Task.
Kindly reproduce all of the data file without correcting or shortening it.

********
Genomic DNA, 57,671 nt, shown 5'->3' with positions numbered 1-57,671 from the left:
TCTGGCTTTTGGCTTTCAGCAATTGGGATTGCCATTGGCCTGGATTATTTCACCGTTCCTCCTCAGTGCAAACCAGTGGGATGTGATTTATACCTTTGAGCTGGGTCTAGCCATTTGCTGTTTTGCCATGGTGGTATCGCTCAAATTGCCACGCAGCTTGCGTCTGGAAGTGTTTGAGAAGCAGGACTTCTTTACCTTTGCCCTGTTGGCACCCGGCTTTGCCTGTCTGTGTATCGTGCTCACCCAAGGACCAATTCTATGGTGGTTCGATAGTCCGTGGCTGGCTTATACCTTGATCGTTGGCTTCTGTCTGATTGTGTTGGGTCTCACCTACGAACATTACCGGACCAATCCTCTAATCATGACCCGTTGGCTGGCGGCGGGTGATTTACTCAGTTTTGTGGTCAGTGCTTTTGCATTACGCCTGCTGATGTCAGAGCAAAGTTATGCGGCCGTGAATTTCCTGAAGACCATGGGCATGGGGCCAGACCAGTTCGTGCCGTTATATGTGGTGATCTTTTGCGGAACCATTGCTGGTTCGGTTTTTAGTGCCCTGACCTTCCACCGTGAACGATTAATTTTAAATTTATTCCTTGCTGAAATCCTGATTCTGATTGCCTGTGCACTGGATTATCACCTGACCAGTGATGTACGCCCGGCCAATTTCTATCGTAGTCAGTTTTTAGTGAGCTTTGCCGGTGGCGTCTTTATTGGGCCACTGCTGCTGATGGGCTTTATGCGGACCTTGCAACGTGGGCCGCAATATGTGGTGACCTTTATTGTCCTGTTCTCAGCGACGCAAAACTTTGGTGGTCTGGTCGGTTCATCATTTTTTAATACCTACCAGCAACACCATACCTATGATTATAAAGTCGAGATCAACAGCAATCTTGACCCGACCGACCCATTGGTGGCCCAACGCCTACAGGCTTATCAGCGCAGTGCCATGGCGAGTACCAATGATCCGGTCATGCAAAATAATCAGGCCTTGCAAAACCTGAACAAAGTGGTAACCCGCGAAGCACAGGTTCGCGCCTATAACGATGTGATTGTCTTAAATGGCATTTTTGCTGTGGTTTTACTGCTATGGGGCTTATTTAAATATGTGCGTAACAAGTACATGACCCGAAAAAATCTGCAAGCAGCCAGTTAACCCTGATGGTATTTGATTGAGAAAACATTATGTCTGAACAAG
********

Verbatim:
Genomic DNA, 57,671 nt, shown 5'->3' with positions numbered 1-57,671 from the left:
TCTGGCTTTTGGCTTTCAGCAATTGGGATTGCCATTGGCCTGGATTATTTCACCGTTCCTCCTCAGTGCAAACCAGTGGGATGTGATTTATACCTTTGAGCTGGGTCTAGCCATTTGCTGTTTTGCCATGGTGGTATCGCTCAAATTGCCACGCAGCTTGCGTCTGGAAGTGTTTGAGAAGCAGGACTTCTTTACCTTTGCCCTGTTGGCACCCGGCTTTGCCTGTCTGTGTATCGTGCTCACCCAAGGACCAATTCTATGGTGGTTCGATAGTCCGTGGCTGGCTTATACCTTGATCGTTGGCTTCTGTCTGATTGTGTTGGGTCTCACCTACGAACATTACCGGACCAATCCTCTAATCATGACCCGTTGGCTGGCGGCGGGTGATTTACTCAGTTTTGTGGTCAGTGCTTTTGCATTACGCCTGCTGATGTCAGAGCAAAGTTATGCGGCCGTGAATTTCCTGAAGACCATGGGCATGGGGCCAGACCAGTTCGTGCCGTTATATGTGGTGATCTTTTGCGGAACCATTGCTGGTTCGGTTTTTAGTGCCCTGACCTTCCACCGTGAACGATTAATTTTAAATTTATTCCTTGCTGAAATCCTGATTCTGATTGCCTGTGCACTGGATTATCACCTGACCAGTGATGTACGCCCGGCCAATTTCTATCGTAGTCAGTTTTTAGTGAGCTTTGCCGGTGGCGTCTTTATTGGGCCACTGCTGCTGATGGGCTTTATGCGGACCTTGCAACGTGGGCCGCAATATGTGGTGACCTTTATTGTCCTGTTCTCAGCGACGCAAAACTTTGGTGGTCTGGTCGGTTCATCATTTTTTAATACCTACCAGCAACACCATACCTATGATTATAAAGTCGAGATCAACAGCAATCTTGACCCGACCGACCCATTGGTGGCCCAACGCCTACAGGCTTATCAGCGCAGTGCCATGGCGAGTACCAATGATCCGGTCATGCAAAATAATCAGGCCTTGCAAAACCTGAACAAAGTGGTAACCCGCGAAGCACAGGTTCGCGCCTATAACGATGTGATTGTCTTAAATGGCATTTTTGCTGTGGTTTTACTGCTATGGGGCTTATTTAAATATGTGCGTAACAAGTACATGACCCGAAAAAATCTGCAAGCAGCCAGTTAACCCTGATGGTATTTGATTGAGAAAACATTATGTCTGAACAAG